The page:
For further information regarding this topic, please contact:

Jonathan M. Weis at:

jweis@lgattorneys.com or 312-368-0100.

Is It a Hobby or a Business and What Does the IRS Think?

A taxpayer may deduct “all the ordinary and necessary expenses paid or incurred during the taxable year in carrying on any trade or business.” But if the activity giving rise to the expenses “is not engaged in for profit,” these activities are not considered a “trade or business” and are commonly referred to as “hobbies”. Hobby expenses may only be deducted from hobby profits and not from any other income that the taxpayer may have.

In 2014 the Tax Court held that a taxpayer had deducted the expenses of his horse-racing enterprise on his federal income tax returns for 2005 and 2006 erroneously because the enterprise was a hobby rather than a business. The court assessed tax deficiencies.  But it also ruled that the business had ceased to be a hobby, and had become a bona fide business, in 2007. He challenged the assessments for 2005 and 2006.

The Tax Court’s ruling that the horse-racing enterprise was a hobby in 2005 and 2006 but became a business in 2007 and remained so in 2008, and every year thereafter (the IRS failed to challenge any deductions for any year after 2008) was held by the Seventh Circuit Court of Appeals to be “untenable; it amounts to saying that a business’s start-up costs are not deductible business expenses-that every business starts as a hobby and becomes a business only when it achieves a certain level of profitability.”

The Seventh Circuit then cited what it felt to be a “goofy regulation” (Treas.Reg. § 1.183-2) and addressed the various factors used to determine whether an activity is engaged in for profit:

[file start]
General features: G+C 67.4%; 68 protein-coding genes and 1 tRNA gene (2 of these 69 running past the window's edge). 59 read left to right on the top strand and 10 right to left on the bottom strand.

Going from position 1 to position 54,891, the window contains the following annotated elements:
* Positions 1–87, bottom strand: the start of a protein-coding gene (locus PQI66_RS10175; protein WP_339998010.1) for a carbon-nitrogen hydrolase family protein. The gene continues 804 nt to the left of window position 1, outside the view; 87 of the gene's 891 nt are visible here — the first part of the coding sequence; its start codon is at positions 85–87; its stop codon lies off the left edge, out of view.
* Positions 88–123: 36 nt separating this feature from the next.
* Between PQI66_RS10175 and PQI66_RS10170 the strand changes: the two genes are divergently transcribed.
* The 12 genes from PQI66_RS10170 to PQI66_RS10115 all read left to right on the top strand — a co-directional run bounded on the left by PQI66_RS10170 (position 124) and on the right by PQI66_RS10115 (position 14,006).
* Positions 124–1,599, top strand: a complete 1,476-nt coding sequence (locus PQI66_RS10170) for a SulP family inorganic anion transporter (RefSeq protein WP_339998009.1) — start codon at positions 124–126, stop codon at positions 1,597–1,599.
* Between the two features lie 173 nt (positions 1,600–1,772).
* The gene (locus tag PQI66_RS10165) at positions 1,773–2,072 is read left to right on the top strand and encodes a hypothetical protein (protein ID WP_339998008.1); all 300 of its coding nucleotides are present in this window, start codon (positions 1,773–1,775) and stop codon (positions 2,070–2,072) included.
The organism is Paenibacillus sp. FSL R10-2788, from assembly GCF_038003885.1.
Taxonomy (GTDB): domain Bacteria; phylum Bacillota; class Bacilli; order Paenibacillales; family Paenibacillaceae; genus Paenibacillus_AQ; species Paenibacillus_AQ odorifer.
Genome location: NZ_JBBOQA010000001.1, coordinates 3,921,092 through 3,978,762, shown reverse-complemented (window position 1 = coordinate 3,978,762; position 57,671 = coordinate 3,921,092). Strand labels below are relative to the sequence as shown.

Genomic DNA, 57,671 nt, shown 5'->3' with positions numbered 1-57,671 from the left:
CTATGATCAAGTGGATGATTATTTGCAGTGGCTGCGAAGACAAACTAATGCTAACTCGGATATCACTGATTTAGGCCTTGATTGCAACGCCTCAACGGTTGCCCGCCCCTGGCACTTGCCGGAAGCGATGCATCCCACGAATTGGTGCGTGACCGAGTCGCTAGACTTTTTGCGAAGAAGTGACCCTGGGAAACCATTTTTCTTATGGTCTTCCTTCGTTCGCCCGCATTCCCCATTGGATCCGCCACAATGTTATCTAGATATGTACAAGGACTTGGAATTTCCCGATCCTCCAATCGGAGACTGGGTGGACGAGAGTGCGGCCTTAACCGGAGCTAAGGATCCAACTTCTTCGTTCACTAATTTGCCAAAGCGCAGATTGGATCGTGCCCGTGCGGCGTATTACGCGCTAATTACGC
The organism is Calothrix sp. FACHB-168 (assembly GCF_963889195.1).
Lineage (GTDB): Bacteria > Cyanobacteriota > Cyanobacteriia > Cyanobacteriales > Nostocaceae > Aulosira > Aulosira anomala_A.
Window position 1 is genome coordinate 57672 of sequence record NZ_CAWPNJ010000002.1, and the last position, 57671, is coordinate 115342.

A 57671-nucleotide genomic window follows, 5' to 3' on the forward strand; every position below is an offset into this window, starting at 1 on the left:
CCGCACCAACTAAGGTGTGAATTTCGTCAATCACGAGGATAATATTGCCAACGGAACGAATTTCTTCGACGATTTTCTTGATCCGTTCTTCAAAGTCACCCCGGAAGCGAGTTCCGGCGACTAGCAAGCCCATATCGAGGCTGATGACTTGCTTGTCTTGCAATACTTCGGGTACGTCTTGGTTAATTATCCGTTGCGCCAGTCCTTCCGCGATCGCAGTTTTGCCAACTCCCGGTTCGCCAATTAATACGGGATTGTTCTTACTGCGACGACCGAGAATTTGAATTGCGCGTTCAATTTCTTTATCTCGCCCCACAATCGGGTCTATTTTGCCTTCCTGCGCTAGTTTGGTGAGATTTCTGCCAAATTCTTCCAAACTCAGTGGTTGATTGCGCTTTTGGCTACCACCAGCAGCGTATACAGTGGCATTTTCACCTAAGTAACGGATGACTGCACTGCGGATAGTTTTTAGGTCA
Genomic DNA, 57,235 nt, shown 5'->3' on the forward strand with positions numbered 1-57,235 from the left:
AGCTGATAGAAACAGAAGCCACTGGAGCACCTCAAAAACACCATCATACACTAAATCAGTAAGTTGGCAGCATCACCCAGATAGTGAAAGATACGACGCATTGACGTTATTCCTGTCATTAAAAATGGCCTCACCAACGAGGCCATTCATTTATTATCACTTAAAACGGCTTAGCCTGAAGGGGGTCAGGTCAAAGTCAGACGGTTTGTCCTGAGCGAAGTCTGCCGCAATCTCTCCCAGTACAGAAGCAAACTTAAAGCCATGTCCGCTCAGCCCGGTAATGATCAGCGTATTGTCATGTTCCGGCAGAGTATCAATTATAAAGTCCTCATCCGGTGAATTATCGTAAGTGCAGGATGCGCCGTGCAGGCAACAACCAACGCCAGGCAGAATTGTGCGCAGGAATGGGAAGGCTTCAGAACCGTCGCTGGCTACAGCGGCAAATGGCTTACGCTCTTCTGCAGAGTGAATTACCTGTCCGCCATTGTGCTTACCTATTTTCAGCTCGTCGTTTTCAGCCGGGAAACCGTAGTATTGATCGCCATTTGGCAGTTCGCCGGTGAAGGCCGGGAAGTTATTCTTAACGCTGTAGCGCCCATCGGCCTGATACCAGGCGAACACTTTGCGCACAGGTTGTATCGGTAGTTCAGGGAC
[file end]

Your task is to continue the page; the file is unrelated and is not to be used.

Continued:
(1)  Manner in which the taxpayer carries on the activity.
(2)  The expertise of the taxpayer or his advisors.
(3)  The time and effort expended by the taxpayer in carrying on the activity.
(4)  Expectation that assets used in activity may appreciate in value.
(5)  The success of the taxpayer in carrying on other similar or dissimilar activities.
(6)  The taxpayer’s history of income or losses with respect to the activity.
(7)  The amount of occasional profits, if any, which are earned.
(8)  The financial status of the taxpayer.
(9)  Elements of personal pleasure or recreation.

The Court went on to note, “a business will not be turned into a hobby merely because the owner finds it pleasurable; suffering has never been made a prerequisite to deductibility. Success in business is largely obtained by pleasurable interest therein.”

This case recognizes that every start-up business is not a hobby just because there is no profit at the beginning. Here that Tax Court seemed to take the position that the taxpayer started in the horse racing business as a hobby and then turned it into a business. The Appellate Court rejected this and held for the taxpayer.

If you have any questions regarding start-up businesses, please contact:

Morris R. Saunders at:

(312) 368-0100 or msaunders@lgattorneys.com

Website Accessibility

Most businesses, including banks and financial institutions, have websites.  It would be fair to say that today a business without a website is an anachronism.  Now, most businesses must face a new regulatory framework regarding website accessibility, something that has been on the horizon for years but as of late is coming to forefront.  Not only must websites be easily navigable, simple to operate and robust — for obvious business reasons — now they need to be accessible to people with disabilities.  And, the issues raised here can also be considered in the context of employee use of websites and computer access generally.

What is Web Accessibility?